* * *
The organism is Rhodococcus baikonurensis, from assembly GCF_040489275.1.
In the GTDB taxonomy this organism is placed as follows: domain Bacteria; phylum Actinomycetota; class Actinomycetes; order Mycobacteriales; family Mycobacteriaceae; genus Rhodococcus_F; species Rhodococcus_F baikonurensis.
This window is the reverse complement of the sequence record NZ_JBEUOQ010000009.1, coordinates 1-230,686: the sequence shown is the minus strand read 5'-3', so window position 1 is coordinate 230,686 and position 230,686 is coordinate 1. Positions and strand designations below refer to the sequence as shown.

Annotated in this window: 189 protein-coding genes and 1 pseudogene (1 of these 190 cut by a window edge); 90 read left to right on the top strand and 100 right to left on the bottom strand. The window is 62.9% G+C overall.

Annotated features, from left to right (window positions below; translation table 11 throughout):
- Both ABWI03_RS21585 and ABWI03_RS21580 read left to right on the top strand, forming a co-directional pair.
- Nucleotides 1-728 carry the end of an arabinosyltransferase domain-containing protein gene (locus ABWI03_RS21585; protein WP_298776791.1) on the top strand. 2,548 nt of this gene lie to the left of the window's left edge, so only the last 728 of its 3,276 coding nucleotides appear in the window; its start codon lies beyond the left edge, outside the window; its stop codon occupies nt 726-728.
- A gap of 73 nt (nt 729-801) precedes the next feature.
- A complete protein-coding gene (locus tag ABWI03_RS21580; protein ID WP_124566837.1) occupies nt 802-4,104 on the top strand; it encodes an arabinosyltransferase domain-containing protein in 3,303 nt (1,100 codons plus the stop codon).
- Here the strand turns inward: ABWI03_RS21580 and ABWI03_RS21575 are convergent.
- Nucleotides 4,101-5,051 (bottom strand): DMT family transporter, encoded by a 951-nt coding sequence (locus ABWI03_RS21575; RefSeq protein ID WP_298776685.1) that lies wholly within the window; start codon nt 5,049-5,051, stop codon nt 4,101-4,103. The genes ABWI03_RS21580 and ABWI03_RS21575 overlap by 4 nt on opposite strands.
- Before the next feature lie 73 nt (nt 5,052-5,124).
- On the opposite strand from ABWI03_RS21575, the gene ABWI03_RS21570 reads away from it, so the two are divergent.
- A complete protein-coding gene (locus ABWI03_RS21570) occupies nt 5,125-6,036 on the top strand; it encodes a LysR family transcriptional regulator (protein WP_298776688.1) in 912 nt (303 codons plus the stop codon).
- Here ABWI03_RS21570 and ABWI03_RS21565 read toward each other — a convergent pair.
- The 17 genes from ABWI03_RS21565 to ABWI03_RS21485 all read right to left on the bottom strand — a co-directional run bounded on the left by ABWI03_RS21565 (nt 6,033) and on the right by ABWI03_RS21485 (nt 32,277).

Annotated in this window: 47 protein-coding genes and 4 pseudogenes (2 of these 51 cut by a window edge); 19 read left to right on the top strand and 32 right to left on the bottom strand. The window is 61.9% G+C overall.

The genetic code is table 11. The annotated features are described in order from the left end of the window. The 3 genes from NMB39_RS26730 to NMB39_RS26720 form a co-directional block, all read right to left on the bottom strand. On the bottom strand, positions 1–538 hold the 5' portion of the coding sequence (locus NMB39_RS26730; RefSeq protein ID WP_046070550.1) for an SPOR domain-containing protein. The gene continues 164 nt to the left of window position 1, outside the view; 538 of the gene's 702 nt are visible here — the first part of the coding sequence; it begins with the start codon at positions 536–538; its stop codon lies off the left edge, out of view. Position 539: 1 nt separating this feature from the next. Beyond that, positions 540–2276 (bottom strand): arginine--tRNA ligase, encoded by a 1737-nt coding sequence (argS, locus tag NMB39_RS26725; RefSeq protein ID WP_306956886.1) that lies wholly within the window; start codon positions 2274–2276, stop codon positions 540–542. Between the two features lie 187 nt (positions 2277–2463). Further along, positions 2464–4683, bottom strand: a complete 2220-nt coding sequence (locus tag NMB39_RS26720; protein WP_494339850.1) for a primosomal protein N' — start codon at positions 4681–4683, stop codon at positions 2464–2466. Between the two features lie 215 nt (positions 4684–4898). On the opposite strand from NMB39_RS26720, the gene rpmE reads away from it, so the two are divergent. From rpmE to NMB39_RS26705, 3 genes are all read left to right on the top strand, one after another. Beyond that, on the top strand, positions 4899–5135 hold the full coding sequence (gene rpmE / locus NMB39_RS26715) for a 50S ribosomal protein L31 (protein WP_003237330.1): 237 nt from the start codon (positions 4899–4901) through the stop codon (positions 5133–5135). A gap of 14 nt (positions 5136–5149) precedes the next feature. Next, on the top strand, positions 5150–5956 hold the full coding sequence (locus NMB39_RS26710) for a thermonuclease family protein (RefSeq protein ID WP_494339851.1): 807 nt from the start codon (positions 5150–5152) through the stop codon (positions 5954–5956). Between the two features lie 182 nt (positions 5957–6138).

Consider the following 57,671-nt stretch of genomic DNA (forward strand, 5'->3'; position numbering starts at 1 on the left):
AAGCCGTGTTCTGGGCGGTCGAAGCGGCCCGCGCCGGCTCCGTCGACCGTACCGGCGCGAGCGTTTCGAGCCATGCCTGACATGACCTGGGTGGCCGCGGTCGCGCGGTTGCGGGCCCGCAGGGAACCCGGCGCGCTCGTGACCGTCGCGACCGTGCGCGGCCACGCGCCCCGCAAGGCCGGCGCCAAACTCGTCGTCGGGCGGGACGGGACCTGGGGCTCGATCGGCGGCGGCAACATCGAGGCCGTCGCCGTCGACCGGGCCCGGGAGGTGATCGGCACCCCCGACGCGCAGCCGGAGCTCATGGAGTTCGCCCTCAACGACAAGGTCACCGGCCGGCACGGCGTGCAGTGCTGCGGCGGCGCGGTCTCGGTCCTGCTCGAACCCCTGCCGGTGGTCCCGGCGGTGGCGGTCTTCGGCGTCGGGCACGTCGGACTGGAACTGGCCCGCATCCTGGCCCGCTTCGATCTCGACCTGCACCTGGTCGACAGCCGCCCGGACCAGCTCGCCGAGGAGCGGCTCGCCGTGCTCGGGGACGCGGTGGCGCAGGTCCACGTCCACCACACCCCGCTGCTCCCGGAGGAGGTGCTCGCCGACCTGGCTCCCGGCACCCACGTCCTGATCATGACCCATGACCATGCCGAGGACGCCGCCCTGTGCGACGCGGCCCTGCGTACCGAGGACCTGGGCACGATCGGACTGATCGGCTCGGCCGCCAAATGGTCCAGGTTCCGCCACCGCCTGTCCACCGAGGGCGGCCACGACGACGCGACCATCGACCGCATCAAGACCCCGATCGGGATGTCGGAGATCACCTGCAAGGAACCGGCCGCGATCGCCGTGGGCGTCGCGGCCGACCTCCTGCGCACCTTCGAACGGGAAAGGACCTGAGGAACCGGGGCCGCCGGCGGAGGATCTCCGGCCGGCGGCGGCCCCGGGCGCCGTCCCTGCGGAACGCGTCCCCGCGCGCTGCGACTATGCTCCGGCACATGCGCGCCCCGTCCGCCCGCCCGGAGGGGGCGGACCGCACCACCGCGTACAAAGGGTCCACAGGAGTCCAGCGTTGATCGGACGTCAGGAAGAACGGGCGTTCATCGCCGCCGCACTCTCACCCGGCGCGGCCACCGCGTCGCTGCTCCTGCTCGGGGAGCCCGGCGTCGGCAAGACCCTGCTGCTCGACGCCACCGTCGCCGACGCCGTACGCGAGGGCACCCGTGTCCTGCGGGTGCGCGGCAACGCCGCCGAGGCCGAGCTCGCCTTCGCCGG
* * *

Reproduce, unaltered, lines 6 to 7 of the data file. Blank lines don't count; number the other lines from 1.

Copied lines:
- Both ABWI03_RS21585 and ABWI03_RS21580 read left to right on the top strand, forming a co-directional pair.
- Nucleotides 1-728 carry the end of an arabinosyltransferase domain-containing protein gene (locus ABWI03_RS21585; protein WP_298776791.1) on the top strand. 2,548 nt of this gene lie to the left of the window's left edge, so only the last 728 of its 3,276 coding nucleotides appear in the window; its start codon lies beyond the left edge, outside the window; its stop codon occupies nt 726-728.